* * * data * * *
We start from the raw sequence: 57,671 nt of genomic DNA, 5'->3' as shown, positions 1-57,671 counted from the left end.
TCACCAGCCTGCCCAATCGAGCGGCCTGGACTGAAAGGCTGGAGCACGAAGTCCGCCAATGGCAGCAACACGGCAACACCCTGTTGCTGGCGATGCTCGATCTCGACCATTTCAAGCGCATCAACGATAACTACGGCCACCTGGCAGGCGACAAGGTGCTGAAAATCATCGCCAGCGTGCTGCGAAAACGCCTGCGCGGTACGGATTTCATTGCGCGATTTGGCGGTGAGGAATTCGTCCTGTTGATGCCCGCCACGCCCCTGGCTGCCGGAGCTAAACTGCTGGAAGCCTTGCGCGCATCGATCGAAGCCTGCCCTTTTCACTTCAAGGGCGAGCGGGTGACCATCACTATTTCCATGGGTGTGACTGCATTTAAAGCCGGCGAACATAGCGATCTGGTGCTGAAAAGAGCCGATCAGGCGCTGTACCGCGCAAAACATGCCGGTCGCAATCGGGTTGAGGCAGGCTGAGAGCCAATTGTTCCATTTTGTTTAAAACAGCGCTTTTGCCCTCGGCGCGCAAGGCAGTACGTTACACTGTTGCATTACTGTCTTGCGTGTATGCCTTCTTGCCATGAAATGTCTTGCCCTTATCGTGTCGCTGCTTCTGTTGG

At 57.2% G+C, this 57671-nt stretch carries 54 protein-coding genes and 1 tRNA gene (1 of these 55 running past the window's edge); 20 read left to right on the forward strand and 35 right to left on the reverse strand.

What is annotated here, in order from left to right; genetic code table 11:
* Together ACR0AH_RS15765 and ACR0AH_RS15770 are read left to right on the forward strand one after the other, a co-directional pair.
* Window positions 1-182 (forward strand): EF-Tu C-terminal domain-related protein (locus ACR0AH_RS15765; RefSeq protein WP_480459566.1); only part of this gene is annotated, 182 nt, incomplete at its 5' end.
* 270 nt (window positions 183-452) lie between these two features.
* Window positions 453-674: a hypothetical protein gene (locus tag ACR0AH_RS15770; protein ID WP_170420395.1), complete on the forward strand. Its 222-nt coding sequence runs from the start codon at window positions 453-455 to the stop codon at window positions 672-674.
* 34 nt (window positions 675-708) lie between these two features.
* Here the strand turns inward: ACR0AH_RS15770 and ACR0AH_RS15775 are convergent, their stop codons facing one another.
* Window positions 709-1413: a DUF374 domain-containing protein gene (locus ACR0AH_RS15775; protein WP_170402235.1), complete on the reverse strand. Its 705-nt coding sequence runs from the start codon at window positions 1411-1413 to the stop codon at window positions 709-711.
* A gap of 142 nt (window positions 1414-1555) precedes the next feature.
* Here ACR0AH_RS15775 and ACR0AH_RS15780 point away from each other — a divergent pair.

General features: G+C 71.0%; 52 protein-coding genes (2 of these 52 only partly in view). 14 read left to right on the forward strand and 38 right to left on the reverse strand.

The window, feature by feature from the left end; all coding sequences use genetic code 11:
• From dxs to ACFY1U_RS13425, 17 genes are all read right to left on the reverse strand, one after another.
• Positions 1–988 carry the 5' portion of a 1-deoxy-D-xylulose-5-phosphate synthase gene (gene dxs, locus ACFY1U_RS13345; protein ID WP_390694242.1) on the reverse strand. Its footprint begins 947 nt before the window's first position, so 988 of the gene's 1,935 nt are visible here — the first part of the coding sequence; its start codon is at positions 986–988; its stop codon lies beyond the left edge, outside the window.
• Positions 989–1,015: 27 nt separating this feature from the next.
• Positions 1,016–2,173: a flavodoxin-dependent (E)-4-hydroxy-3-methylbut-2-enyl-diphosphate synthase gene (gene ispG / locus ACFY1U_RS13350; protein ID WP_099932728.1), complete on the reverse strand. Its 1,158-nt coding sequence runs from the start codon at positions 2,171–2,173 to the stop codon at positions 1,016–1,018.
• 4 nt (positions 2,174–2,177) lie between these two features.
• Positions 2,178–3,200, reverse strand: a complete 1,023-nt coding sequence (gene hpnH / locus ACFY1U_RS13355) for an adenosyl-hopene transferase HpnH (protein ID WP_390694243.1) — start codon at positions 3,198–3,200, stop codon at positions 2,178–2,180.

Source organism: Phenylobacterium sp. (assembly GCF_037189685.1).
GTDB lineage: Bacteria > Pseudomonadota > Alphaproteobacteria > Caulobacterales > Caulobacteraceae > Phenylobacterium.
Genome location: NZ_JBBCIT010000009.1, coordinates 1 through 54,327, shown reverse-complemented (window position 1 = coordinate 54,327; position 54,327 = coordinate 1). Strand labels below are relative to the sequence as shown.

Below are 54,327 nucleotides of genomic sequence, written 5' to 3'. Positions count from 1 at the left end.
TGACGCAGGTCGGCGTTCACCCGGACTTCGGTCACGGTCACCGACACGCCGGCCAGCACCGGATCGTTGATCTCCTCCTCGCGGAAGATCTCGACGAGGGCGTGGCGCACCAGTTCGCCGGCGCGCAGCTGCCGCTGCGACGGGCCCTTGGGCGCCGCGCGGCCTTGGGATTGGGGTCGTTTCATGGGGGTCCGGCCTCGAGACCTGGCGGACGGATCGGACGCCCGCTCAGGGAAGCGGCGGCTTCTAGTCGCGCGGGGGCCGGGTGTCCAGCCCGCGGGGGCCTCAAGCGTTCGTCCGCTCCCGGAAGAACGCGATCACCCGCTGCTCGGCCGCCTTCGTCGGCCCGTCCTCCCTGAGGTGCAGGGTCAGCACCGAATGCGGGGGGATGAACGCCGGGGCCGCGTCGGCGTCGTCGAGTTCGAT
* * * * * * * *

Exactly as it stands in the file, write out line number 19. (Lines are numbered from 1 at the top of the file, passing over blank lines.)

• Positions 1,016–2,173: a flavodoxin-dependent (E)-4-hydroxy-3-methylbut-2-enyl-diphosphate synthase gene (gene ispG / locus ACFY1U_RS13350; protein ID WP_099932728.1), complete on the reverse strand. Its 1,158-nt coding sequence runs from the start codon at positions 2,171–2,173 to the stop codon at positions 1,016–1,018.